Thursday afternoon, Alex Correa dropped by Pedreira's office. The 19-year-old had been scheduled to go to Cuba on a church missionary trip. It had taken plenty of convincing to get his family to agree to let him go. His parents gave the okay, but he skirted the issue with his grandfather, who said he'd never forgive a family member who returned to the island.

"Their last memories of Cuba were very hard," Correa said. "It was definitely a big issue when I wanted to go."

But Correa was curious. He'd spent his entire childhood watching balsas - the crude rafts fashioned by fleeing Cubans - wash up on shore. At an exhibition of Cuban memorabilia, he watched his mother cry when she saw a doll exactly like the one she had to leave behind.

"Maybe it's a blessing that we haven't seen Cuba," Correa said. "Being young, we're idealistic. Being young, we haven't been calloused."

Correa said his parents' generation has been bitterly disappointed time and again - during the Bay of Pigs, the Mariel boat lift, the shooting down of two Brothers to the Rescue planes and, most recently, when Elian was returned to Cuba. His generation, Correa said, isn't as burnt out.

Correa said he sees carrying the torch as a responsibility.

"Two or three generations from now, if we have children, they'll be carrying our last names," Correa said. "What else will they carry?"

* * *

For Gutierrez Jr., Cuba did not become something more than a story his father told until a day in early 2000. That was when he followed his father on a visit to Elian Gonzalez's Little Havana home. He met the boy, the exile family caring for him and the scores of exiles keeping vigil outside.

"You go there, you see it, and you become passionate," the son said. He went home and created a Web site about the boy with a petition to allow Elian to stay in the United States. The day the Immigration and Naturalization Service took Elian into custody, his Web site got 2.6-million hits.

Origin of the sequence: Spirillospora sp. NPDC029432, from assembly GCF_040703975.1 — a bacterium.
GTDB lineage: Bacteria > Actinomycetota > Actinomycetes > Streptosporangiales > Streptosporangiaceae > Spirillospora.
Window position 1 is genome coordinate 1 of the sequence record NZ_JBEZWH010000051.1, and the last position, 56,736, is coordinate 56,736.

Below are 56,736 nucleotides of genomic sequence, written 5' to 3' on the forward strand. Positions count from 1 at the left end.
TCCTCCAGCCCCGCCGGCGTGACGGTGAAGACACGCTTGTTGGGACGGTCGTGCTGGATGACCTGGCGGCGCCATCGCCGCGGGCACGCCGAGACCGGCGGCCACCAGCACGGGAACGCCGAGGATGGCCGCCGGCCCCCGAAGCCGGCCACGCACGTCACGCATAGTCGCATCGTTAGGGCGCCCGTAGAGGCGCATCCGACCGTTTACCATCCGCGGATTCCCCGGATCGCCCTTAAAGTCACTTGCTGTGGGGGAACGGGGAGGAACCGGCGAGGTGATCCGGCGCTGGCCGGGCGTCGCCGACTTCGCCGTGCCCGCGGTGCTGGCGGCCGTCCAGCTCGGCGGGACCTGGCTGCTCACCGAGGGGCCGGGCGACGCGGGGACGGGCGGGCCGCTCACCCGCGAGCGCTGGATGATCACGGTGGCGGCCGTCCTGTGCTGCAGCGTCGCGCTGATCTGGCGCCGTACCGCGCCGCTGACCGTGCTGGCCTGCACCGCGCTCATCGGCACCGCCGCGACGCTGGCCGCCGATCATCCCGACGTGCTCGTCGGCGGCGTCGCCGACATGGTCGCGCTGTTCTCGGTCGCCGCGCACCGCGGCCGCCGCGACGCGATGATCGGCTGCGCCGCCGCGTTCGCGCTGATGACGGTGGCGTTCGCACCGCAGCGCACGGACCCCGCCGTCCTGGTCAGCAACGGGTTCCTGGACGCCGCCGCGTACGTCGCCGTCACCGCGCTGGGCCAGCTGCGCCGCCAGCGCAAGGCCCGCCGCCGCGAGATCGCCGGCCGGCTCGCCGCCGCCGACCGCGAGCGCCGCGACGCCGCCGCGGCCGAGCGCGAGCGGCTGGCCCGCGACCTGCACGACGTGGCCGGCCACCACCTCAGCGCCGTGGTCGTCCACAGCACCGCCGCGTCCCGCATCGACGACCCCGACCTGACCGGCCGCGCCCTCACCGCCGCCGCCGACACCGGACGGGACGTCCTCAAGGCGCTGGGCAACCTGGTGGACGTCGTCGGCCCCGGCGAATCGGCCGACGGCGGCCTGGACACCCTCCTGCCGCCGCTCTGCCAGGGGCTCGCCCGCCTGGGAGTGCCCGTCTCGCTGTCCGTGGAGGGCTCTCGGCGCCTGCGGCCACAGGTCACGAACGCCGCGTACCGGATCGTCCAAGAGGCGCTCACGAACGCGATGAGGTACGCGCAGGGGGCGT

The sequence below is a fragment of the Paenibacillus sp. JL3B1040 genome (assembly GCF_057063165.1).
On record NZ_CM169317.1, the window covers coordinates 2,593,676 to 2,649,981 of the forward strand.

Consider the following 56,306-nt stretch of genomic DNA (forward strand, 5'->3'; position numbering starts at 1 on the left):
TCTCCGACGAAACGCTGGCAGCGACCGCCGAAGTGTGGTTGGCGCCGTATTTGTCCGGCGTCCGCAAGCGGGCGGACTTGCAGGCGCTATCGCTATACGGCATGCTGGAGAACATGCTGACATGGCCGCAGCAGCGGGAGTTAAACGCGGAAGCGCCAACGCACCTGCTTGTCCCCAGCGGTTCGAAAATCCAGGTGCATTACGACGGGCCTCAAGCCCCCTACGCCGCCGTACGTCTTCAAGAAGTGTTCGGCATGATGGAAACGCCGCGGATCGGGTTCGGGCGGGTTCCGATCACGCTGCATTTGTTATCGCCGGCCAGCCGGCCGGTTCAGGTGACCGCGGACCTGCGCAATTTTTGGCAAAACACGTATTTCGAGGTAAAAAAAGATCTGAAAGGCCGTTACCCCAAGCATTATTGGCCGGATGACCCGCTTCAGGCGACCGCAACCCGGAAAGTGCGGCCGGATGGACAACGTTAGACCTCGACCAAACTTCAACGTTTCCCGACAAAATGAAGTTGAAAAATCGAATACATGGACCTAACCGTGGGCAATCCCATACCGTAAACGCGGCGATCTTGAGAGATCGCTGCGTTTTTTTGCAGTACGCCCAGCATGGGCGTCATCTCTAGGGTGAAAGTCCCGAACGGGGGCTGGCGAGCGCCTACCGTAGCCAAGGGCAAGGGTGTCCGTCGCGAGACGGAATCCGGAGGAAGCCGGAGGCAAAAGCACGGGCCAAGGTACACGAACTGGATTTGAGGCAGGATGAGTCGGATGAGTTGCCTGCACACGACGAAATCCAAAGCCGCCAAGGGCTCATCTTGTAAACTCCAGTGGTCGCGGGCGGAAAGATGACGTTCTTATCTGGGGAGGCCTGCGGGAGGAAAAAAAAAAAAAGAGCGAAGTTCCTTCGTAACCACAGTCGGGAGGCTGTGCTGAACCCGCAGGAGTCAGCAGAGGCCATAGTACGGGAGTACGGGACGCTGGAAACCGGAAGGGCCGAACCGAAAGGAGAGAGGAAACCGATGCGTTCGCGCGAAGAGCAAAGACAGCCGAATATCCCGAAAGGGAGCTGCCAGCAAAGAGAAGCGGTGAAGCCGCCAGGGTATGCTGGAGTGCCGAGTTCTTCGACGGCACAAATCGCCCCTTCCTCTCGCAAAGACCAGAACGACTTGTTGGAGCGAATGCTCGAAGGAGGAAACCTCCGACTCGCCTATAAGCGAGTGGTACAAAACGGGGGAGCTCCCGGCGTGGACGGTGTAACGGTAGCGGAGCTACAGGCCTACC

Thursday afternoon, Gutierrez Jr. got a call from Armando Perez Roura of Radio Mambi, a Miami station.

Roura challenged Gutierrez to organize his generation and find out what message they want to send to the Cuban community - in Miami and 90 miles away, across the Florida Straits.

Gutierrez scrolled through the numbers on his cell phone. He called 20 friends and representatives from young Cuban-American groups. Meet at Versailles, he told them. 7 p.m.

* * *

"Everybody's been criticizing Cubans for their reaction," Gutierrez said, leading the meeting later that night. "I feel it's our responsibility to figure out a plan."

"A peaceful movement," suggested Tony Iglesias, 35. "A march."

The group, nibbling on Cuban bread, lingered on the idea for a bit, deciding that they would march from the Versailles to downtown as soon as they got the news that Castro was dead.

"Armando, what are we talking about?" Pedreira asked. "Say there is a march. What's the message? We shouldn't just be celebrating his death when no change is going to happen in Raul."

Vince Lago Jr. agreed.

"We can march till we get tired. We can have a press conference till there are no more words. That government doesn't believe in dialogue," said Lago, 29.

"There's a lot of dissident groups, but they've never gotten together," Lago said. "A lot of young professionals are changing their views. Young people need to get involved, somehow, some way."

"This is not just you picking up your father's fight," Scott Wacholtz told Gutierrez. "This is our struggle as well."

That was the message, Gutierrez decided.

"The fact that we're all here, that we're the next generation and that we're politically inclined is the success of this meeting," Gutierrez said.

Pedreira wasn't satisfied.

"So what do we do?" he asked.

"If anything happens, we can communicate faster with each other. I think we know what our message is - that we're the next generation and we want to be involved," Gutierrez said. "It's going to affect our future. It's going to affect us more than we think."

By the end of the meeting, Gutierrez's generation hadn't come up with one specific message. They hadn't drafted a plan on how to free Cuba. They agreed to wear yellow at the march, to signify peace. Then they wrote their names and e-mail addresses on the back of a paper place mat and agreed to meet again.

[Last modified August 5, 2006, 01:33:08]